Wednesday, March 20, 2013

Article Six - Techniques to Help you "See"

Original article posted on Studio 602 -

Drawing Lessons: Techniques to Help you “See”

Every artist has felt the frustration of getting “stuck” trying to draw the shape of an object.  By abstracting the object, you can disengage the thinking (left side of the brain) and tune into what you are actually seeing (the visual or right side of the brain).  In this section, we are going to practice techniques that can help you “draw” what you “see” and not what you think you see.

Contour Line  

There are a variety of contour line techniques.  Use one or any combination of these to help you see.
  • Blind Contour – draw the object without looking at your paper.
  • Pure Contour – draw the very outline of the object, drawing nothing on the inside.
  • Modified Contour – draw the outline and interior parts without shading.
  • Variable Contour – Vary the width of the contour line to give emphasis and weight to the line.  This creates an “expressive line” and provides depth to the object.
  • Cross Contour – draw lines that would follow across the form, like a topographical map.  This offers clues to identify 3-d form.  The brain needs very few clues to “think” its  3-d.

Gesture Drawing

Use quickly-applied marks to capture the energy and movement of the subject matter or capture the essence of a pose.   While gesture drawing is typically used in figure drawing, it can be used in still-life and landscapes as well.

Value Drawing 

Use only values to identify the shapes of the object, no lines please.

Negative Drawing

Focus your attention and draw the space around the object rather that the object itself (the gray space in the reference image)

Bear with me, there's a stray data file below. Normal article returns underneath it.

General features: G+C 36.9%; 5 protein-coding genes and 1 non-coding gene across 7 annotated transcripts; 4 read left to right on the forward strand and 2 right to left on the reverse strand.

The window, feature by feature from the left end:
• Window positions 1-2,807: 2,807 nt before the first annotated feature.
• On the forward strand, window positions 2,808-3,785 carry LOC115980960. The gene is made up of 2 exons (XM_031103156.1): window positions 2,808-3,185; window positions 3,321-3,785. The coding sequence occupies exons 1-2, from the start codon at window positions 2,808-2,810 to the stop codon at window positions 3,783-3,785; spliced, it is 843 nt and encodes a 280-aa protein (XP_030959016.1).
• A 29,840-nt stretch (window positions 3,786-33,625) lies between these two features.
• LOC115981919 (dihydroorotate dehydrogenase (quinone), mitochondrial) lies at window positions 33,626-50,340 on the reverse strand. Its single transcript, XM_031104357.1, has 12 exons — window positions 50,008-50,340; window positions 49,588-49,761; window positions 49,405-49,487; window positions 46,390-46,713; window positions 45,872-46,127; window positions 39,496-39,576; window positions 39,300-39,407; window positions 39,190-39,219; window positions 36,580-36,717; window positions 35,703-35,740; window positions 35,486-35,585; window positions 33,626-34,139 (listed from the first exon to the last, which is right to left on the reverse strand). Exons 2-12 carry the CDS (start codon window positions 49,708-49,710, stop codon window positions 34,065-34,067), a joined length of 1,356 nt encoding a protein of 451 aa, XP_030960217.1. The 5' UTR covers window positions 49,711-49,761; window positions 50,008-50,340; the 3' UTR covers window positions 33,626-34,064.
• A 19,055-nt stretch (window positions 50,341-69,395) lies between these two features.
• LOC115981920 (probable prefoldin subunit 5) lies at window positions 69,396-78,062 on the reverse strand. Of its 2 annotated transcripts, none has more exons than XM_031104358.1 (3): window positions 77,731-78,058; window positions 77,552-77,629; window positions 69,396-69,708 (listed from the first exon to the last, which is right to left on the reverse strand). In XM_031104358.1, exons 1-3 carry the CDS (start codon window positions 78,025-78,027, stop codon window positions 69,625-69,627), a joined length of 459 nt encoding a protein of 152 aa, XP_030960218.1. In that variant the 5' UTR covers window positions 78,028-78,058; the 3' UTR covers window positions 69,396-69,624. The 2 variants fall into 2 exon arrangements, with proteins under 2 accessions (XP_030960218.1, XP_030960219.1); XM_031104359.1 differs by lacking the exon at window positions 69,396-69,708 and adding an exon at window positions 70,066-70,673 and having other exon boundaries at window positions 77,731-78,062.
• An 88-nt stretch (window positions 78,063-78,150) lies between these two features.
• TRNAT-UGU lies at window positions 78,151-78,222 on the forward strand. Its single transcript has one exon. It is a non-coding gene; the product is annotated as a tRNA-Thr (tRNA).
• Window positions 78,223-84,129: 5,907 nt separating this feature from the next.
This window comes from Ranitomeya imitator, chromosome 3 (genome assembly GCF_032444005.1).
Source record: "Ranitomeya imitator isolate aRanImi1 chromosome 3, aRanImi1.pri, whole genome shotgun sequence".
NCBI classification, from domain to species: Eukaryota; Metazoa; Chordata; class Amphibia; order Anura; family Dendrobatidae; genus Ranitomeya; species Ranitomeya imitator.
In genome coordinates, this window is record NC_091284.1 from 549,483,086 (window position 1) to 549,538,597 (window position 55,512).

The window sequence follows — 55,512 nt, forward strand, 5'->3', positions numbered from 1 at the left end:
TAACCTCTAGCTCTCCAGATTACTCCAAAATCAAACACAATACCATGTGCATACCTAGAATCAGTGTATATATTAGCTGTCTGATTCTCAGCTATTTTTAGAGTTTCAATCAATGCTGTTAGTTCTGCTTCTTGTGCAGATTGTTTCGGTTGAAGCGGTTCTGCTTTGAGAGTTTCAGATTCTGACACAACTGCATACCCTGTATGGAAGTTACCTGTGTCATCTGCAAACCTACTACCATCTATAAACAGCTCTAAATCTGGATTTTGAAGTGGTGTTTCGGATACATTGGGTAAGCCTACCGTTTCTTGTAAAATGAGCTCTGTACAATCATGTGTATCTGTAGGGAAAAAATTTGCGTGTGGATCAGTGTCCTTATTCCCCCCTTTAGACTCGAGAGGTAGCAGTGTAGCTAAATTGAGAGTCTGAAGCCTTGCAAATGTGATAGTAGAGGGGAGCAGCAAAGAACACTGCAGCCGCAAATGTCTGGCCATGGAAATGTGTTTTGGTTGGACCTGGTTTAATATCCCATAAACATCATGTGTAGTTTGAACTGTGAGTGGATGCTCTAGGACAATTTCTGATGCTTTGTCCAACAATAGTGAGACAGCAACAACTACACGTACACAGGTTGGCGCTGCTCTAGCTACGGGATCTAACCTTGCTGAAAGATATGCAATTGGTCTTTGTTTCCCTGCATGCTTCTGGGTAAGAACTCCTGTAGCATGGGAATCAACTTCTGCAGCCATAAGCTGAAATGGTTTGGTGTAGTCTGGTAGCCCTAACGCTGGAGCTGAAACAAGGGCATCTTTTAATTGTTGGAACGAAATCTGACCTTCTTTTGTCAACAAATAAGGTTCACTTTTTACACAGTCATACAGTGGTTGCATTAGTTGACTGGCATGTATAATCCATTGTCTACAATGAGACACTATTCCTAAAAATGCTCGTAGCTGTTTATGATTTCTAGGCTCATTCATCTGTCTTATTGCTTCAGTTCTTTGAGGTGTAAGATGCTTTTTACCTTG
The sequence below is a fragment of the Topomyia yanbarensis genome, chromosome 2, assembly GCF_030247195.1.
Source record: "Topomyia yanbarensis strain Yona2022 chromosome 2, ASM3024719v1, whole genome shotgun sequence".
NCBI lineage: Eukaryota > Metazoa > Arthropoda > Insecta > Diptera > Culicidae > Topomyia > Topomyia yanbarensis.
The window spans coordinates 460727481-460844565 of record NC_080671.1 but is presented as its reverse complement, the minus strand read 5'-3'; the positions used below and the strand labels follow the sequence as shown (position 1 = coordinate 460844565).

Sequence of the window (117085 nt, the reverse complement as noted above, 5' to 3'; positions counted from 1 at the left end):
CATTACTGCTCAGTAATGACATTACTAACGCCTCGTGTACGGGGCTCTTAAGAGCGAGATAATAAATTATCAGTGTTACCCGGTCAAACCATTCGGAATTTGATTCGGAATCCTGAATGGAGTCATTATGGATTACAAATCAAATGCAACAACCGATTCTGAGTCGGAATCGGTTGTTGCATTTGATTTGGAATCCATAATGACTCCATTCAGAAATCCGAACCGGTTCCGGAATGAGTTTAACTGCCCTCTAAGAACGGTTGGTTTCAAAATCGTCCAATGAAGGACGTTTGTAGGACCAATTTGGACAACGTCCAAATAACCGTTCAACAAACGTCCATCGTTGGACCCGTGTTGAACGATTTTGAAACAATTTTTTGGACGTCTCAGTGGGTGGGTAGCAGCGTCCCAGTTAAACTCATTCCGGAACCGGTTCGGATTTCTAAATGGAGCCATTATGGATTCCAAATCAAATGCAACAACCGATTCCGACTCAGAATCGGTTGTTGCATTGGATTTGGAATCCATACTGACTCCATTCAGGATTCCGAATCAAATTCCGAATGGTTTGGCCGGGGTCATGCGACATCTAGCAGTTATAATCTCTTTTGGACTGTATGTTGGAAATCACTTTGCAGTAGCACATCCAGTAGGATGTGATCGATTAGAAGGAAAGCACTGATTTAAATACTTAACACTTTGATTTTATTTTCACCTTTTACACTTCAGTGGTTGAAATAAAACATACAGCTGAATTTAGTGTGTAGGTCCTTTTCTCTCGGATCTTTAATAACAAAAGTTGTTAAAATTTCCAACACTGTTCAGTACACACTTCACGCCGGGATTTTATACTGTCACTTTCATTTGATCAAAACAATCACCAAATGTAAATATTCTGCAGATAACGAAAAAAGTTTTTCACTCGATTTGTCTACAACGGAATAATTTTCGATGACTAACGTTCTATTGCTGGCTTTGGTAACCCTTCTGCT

• Use a contour line draw only the area between the objects. (focus your attention on the space between the object.)
  • Use tonal drawing to identify the areas around the object.  Frequently used when rendering a light object against a dark background such as grass or trees.
Abstracting the object – The goal is to force your brain to see lines, shapes and spaces instead of the object as a whole. 
Two simple techniques:
  • Turn the image upside down
  • Look at the image in the mirror
Teach yourself to abstract the object and you can more accurately render the shape.  Disengaging the mind and focusing on the visual representation is your goal.  Ultimately….by abstracting, you can achieve realism.

Tuesday, March 12, 2013

Article Five - The Importance of Sketching

Drawing Lessons: The Importance of Sketching

Sketching is the fundamental building block for an artist.  It is used to develop a personal visual vocabulary.  Sketches are visual exercises in problem solving and provides the opportunity to:
  • hone your observational skills
  • exercise and develop mark-making skills
  • encourage selectivity
  • experiment with new techniques and expressive possibilities
  • create compositions and various lighting effects
Sometimes sketches are indecipherable to anyone but the artist, nothing more than scribbles.  Other times, they can become a finished artwork.  But most of the time, sketches are just snippets of thoughts or an impression of an idea.   For an artist, sketching is the most uninhibited and free-est form of the creative process.  Sketching is an art form in itself and gives insight into the artist’s soul.  While sketchbook journals are often shared, they can also be kept personal like a diary.

Creativity and Ideas

Ideas are usually fragile and last just fleeting moments.  They occur at anytime and unless written down or sketched, they can dissipate quickly.  Carrying a sketchbook and pencil allows the opportunity to capture these ideas.   Just a few words or a quick sketch is usually enough to capture the thought. Then at a later time, they can be explored, nurtured, and matured to their full artistic potential.